How to become a nutritionist?

Nutrition
First, congratulations on deciding to pursue this noble career. The work of a nutritionist allows people to achieve higher levels of health and well being, and in today’s rushed, highly stressed environments, good nutrition may well be just what the doctor ordered. To wit, according to the CDC (Centers for Disease Control), conditions such as heart disease, hypertension, diabetes and, of course, obesity are some of both the most common and most preventable/treatable medical issues in America today. A commonality among these diseases is the role that poor nutrition plays in them, and the role the effect of good nutrition can have. Healthy nutrition, in many cases, alleviating aforementioned conditions.

The process of actually becoming a nutritionist can be an enjoyable one. Perhaps you’ve always enjoyed cooking; something as simple as a pleasant pastime can evolve into a career that is both based on sound science and that is emotionally enriching. A service beneficial to one personally and to a population in general.

Nutritionists are basically experts in food, diet and health who help a person become healthier. Or, ideally, help to prevent various medical conditions exacerbated by poor eating habits in the first place. Nutritionists can be found in various work environments, from gyms to hospitals, and their responsibilities can include anything from a basic consultation to a detailed treatment plan.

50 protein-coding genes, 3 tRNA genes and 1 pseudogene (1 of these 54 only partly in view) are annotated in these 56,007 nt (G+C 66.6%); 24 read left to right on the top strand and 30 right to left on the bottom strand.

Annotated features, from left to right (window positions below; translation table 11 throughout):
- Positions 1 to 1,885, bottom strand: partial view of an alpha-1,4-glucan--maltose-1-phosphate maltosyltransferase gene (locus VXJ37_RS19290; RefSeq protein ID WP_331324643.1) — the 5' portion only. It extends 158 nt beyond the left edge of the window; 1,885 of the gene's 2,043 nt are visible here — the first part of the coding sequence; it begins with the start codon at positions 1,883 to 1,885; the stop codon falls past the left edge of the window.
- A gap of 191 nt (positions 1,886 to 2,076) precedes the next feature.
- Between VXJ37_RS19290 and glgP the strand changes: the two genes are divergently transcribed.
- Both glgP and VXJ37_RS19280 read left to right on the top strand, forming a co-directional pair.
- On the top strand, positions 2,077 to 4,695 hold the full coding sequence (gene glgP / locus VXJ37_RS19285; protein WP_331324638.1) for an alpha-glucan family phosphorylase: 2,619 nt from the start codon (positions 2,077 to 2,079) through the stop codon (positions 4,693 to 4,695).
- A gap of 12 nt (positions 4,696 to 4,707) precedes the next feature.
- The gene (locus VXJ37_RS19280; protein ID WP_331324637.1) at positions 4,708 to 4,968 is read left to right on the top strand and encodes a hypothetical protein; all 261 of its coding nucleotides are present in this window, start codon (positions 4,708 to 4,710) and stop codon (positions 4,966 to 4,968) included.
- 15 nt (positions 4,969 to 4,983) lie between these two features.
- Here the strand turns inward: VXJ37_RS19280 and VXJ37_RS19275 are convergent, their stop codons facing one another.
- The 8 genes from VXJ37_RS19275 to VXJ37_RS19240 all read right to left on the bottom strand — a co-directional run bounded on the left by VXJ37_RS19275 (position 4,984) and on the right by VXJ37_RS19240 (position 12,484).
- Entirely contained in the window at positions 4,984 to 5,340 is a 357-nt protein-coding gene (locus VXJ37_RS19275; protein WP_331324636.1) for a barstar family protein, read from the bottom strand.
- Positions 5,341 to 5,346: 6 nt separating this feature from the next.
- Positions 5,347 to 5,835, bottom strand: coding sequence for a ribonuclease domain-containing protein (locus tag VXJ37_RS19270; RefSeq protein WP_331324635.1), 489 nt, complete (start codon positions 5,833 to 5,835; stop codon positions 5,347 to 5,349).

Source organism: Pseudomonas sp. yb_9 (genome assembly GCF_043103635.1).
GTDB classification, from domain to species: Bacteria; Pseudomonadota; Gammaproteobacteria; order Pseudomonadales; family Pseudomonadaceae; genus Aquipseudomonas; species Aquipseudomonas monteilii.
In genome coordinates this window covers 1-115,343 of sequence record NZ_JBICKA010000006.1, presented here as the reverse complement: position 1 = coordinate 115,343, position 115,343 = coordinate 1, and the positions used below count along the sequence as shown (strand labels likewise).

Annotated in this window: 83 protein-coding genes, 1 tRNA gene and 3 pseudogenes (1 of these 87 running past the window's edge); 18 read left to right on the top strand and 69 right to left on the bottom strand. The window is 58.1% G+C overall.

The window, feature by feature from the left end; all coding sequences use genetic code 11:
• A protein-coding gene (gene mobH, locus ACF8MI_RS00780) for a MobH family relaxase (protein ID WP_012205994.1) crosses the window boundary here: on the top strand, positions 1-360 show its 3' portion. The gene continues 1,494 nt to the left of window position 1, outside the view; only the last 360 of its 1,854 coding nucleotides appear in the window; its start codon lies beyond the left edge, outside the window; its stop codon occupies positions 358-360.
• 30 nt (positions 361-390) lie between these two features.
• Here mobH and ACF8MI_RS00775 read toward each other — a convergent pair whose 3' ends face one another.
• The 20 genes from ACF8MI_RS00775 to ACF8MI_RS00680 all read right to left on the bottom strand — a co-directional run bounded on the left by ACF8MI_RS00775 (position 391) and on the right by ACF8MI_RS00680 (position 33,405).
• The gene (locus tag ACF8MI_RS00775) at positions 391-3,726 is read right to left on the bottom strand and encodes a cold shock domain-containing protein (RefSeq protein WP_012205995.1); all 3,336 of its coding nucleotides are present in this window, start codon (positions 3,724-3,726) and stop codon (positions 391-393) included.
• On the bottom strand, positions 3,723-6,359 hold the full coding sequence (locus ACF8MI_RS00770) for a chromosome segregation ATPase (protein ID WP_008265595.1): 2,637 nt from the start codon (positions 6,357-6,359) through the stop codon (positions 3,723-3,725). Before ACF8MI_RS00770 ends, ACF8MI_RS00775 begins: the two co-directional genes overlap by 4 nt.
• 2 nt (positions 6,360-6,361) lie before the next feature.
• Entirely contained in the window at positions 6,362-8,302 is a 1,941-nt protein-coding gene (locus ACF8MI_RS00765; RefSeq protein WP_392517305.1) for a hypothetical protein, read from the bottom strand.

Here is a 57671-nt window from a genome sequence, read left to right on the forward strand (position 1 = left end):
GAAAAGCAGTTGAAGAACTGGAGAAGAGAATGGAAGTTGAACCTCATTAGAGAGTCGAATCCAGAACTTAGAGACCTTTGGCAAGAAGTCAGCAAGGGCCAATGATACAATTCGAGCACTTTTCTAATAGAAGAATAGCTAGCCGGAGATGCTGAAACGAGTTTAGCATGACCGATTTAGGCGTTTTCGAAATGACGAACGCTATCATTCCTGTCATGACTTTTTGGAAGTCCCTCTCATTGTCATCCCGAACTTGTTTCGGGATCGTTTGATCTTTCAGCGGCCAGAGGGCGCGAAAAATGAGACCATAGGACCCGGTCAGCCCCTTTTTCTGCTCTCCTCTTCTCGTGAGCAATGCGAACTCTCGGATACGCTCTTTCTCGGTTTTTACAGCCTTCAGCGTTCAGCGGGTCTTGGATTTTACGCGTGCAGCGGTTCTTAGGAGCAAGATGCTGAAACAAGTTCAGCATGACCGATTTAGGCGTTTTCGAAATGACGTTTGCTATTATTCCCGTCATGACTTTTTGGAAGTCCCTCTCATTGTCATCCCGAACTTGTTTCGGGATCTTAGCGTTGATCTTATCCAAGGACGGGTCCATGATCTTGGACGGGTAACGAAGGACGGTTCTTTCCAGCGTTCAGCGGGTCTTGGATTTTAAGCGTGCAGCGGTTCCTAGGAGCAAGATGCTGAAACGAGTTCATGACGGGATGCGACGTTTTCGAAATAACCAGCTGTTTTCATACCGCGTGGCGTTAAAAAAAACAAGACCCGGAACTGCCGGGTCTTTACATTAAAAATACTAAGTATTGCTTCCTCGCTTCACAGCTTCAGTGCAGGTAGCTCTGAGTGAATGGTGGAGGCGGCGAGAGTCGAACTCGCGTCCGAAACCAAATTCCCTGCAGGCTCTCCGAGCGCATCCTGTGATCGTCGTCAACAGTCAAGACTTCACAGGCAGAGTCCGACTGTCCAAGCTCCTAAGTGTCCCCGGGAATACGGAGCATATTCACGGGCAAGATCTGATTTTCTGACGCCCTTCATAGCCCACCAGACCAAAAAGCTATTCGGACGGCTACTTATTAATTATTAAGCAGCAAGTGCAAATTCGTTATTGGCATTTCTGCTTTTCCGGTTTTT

Though you can become a nutritionist upon the completion of an accredited training program, obtaining a bachelor’s degree in the nutritional sciences is a more thorough, long term approach to your profession. In either case, classes in biology, psychology, sociology and microbiology are suggested. If completing your bachelor’s in nutrition, you will have a practicum in which you are immersed in your future profession just before graduation.

And after graduation from your college or accredited training program either one, you will be required to take a certification test to cement your credentials in the nutritional field. Once you’ve become certified you will be ready to apply your skills in the clinical setting of your choice. Though initially guided by more experienced professionals, you will soon be in practice independently, caring for patients whose health may, in fact, be dependent upon your skill set. You now have the ability to both treat and prevent, good luck to you, good health to your patients.

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1 Response to How to become a nutritionist?

August 30, 2011 at 4:43 AM

Thanks for such an inspirational post!

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